Want Better Heart Health?  Pile on the Tomato Sauce

Want Better Heart Health? Pile on the Tomato Sauce

Physicians have long touted the important health benefits of the Mediterranean diet — one abundant in fruits and vegetables as well as proteins like omega-rich fatty fish and olive oil — but another component of that diet is lycopene, a compound found largely in tomatoes, yet another Mediterranean staple.

Lycopene, a non-provitamin-A carotenoid also known as rhodopurpurin, is an antioxidant compound that gives fleshy, ripe tomatoes their bold red hue. It is also responsible for the yellow and orange color in other fruits, such as apricots, guava, papaya, pink grapefruit and watermelon.

Lycopene: A Wonder Antioxidant

Since the 1980s, adding lycopene to the diet has been promoted to lower the risk of some cancers, especially those that target the prostate, stomach and lungs. Proponents of lycopene claim that the compound can also improve macular degeneration, lipid oxidation, and even protect enzymes and DNA. However, our best evidence of lycopene’s health benefits remains as a supplement to those with or at risk for heart disease and stroke.

In a study published this week in the journal PLOS One, researchers at the University of Cambridge in the United Kingdom have shown for the first time how lycopene is truly beneficial to the heart and circulatory system.

How Does Lycopene Work?

Scientists found that eating 7 mg. of the natural compound daily improves heart function as well as widens the blood vessels, which are often constricted in people who have suffered heart attacks and/or strokes. The addition of lycopene, administered as a supplement to some patients in the study compared to those receiving a placebo, improved and widened blood vessels by at least 53 percent.

According to study author Dr. Joseph Cheriyan, clinical pharmacologist and physician at Addenbrooke Hospital in England, researchers plotted a randomized, double-blind study to determine how beneficial the added lycopene supplement could be in patients with cardiovascular disease; in this case, 36 patients with existing disease and impaired endothelium function (the thin layer of cells that lines the interior surface of all blood vessels) compared to 36 healthy patients. Despite the existing damage, the cardiovascular patients receiving the daily lycopene supplements tested with more normalized and functional blood vessels than did the 36 healthy patients without lycopene.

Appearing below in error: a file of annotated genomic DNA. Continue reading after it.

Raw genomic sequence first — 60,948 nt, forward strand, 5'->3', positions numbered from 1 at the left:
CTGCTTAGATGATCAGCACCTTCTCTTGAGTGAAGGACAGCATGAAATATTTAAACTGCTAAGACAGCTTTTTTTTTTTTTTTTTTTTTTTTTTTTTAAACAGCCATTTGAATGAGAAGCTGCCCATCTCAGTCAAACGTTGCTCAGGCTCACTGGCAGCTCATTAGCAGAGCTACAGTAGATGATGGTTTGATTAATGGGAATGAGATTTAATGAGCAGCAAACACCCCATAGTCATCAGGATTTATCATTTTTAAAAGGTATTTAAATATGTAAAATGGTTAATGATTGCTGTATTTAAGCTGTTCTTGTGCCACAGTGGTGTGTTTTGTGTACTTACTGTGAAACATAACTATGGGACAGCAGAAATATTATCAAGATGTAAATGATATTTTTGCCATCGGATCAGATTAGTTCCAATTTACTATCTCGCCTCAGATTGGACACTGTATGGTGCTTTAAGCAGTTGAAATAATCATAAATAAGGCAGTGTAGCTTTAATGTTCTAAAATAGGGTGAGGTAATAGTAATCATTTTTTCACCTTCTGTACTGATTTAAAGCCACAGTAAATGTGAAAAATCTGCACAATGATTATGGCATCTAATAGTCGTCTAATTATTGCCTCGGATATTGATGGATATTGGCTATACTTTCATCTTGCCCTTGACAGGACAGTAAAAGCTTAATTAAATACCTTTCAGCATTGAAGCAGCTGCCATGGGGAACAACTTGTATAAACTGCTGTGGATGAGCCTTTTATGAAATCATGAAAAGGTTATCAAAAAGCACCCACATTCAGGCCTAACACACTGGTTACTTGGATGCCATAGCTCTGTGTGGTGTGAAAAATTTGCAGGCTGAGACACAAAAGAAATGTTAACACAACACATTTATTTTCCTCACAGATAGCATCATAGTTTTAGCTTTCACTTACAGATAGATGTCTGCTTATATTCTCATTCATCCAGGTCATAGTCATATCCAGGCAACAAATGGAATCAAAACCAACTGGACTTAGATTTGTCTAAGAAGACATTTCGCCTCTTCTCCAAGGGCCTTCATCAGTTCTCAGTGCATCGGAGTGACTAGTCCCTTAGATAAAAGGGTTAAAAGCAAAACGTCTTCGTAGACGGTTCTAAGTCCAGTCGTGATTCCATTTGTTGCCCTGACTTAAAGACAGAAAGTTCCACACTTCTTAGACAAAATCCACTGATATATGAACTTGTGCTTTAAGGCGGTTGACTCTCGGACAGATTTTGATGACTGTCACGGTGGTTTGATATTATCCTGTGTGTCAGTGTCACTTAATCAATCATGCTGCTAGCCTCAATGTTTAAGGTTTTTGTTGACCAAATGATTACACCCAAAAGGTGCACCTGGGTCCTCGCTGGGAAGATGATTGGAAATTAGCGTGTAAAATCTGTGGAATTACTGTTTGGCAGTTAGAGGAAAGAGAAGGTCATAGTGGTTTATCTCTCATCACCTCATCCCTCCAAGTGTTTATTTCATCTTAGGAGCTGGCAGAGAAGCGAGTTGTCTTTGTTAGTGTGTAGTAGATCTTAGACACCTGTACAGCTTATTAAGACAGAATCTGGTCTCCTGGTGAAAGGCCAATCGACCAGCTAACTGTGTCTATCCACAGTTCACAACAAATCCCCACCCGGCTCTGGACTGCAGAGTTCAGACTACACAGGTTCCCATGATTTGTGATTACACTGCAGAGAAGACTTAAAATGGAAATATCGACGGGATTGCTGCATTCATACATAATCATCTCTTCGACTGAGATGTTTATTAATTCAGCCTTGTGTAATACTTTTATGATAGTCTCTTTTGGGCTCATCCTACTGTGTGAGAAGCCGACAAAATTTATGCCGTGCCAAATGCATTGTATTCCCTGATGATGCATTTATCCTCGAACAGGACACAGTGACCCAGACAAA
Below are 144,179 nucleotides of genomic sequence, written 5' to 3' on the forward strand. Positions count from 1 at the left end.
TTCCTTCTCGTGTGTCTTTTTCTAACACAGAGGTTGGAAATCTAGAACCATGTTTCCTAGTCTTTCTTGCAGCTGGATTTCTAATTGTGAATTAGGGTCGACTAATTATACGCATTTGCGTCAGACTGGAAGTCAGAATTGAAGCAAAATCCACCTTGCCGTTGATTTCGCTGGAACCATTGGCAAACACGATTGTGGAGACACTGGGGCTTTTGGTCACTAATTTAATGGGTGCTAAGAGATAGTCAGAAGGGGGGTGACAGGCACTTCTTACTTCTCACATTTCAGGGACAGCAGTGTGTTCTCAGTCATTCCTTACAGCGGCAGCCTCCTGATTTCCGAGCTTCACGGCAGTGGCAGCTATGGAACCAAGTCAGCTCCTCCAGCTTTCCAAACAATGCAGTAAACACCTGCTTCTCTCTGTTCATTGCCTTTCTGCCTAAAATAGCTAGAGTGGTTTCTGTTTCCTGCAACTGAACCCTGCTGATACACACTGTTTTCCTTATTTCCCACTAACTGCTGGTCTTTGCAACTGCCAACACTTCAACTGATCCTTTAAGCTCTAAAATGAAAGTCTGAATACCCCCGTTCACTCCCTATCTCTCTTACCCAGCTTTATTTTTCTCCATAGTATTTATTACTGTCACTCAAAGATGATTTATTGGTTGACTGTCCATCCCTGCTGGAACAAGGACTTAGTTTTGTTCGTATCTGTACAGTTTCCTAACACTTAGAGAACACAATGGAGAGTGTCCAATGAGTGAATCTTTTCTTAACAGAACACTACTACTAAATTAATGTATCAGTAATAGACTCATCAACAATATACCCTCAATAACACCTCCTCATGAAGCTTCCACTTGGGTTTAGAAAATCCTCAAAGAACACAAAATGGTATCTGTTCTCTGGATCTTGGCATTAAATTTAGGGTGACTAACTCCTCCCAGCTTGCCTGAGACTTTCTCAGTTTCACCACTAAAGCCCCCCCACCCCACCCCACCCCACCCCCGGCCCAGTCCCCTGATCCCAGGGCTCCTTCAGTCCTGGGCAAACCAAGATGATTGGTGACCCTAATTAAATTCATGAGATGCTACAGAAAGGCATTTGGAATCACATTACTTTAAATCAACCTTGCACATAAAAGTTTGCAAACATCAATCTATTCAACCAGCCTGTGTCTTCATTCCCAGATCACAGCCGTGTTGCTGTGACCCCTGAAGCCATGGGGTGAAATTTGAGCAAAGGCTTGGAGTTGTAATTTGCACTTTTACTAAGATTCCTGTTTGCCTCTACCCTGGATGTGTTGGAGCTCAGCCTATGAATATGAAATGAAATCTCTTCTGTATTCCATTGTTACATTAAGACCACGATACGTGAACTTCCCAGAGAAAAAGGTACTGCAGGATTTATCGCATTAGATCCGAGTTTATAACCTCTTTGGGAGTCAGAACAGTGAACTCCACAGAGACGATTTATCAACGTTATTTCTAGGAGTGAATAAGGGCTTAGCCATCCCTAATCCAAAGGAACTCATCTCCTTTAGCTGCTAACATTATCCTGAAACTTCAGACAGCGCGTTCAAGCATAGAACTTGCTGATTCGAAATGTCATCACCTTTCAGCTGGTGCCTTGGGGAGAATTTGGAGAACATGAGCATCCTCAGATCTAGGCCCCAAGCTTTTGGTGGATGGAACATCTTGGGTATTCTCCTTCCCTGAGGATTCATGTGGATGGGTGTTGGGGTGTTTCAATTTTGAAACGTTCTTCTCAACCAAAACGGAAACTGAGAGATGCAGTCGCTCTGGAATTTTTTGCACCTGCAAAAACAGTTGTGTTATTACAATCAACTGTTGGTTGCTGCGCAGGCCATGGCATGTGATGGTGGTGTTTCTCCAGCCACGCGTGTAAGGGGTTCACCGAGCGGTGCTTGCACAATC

“We’ve shown quite clearly that lycopene improves the function of blood vessels in cardiovascular disease patients,” explained Dr. Cheriyan. “It reinforces the need for a healthy diet in people at risk from heart disease and stroke. A daily ‘tomato’ pill is not a substitute for other treatments, but it may provide added benefits when taken alongside other medication.”

Lycopene Also Linked to Stroke Reduction

While researchers and doctors are quick to point out that a larger study is needed to show if lycopene may reduce heart disease in general, they do recommend adding tomatoes — often in the form of ketchup because cooked tomatoes offer the greatest health benefit — as one way to improve your heart function and blood flow.

In a similar study conducted in Finland in 2012, lycopene was linked to a reduction of stroke risk according to study materials published by Harvard University. In that study, researchers linked lycopene to a reduction of inflammation and cholesterol and improved immune system and blood vessel function.

In the Finnish study, published in the medical journal Neurology, the team of researchers followed more than 1,000 middle-aged men for 12 years. Those men in the study with the largest amount of lycopene levels in their blood had a 55 percent lower risk of any kind of stroke, especially the most common type: when stroke is due to blood clotting.

In general, physicians recommend getting lycopene in your diet from food, not supplements. That is especially true because the compound needs to be ingested with some fat, like olive oil, for best absorption. The easiest and best way to do that is by loading up on tomato sauce: Just one cup of canned tomato puree contains more than 50,000 micrograms of lycopene … just don’t forget that olive oil.

 

 



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